Thierry Breton: Everything which is abnormal regarding the markets , regarding regulations…yes.

Isabelle Kumar, Euronews We've been hearing the latest data from the European Trade Union Confederation estimating that a million jobs have been lost in the past two weeks because of this pandemic. Now, SMEs count for two-thirds of jobs across the EU. Given what we're seeing, this is only the tip of the iceberg, isn't it?

Thierry Breton: Well, I don't want to say this because firstly I was protecting jobs as a priority, under the priority of the commission and President von der Leyen, who have launched a specific fund, called SURE to provide help and support for the member states who need to help during this period.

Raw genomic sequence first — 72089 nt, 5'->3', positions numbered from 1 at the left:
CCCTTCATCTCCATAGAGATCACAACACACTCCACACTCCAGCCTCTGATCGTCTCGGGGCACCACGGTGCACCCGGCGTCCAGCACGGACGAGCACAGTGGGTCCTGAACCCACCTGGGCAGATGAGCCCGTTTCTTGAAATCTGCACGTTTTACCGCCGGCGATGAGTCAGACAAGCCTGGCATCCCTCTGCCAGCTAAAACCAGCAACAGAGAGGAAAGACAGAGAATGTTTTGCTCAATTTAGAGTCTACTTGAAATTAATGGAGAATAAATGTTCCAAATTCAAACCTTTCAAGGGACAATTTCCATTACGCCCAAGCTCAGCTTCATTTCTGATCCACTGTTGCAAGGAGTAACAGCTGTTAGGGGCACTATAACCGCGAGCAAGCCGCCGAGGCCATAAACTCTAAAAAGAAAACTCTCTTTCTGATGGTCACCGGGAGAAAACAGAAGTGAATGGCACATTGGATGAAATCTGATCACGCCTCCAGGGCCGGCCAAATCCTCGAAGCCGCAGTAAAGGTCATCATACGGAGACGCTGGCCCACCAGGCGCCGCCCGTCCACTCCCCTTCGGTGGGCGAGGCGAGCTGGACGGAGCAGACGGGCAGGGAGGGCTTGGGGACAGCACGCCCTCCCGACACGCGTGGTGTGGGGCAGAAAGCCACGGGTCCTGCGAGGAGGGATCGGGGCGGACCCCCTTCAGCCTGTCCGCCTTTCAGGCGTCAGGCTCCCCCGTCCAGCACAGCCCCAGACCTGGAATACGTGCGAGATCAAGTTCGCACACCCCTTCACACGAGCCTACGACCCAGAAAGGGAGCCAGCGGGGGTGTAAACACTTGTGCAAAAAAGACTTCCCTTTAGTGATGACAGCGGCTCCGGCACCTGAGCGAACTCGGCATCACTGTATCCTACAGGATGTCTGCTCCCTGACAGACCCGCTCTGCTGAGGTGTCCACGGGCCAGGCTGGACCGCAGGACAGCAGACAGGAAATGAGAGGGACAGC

Hopefully, it will not last forever, of course. But to give munition for states to help maintain people, this is a pretty big fund, one hundred billion euros.

Isabelle Kumar, Euronews: But countries like Spain and Italy are at the forefront of this. They're going to need these funds more than most. Solidarity is in short supply. Germany and the Netherlands have not been wanting to play ball when it comes to the mutualisation of debt. Is that going to change?

Thierry Breton: First, what is extremely important is to make sure that every single European country has their own plans, in order to rescue and allow their industry and companies to rebound during and after other crisis.

Germany already built this plan and this plan was voted on last week in the Bundestag. It’s a huge plan, 156 billion euros. No single country has the money for that. Germany does not have the money, the Netherlands doesn’t have the money, France does not have the money

No one, not one single country in the EU could afford this plan. They all will have to borrow the money. No single country will be left aside in this crisis.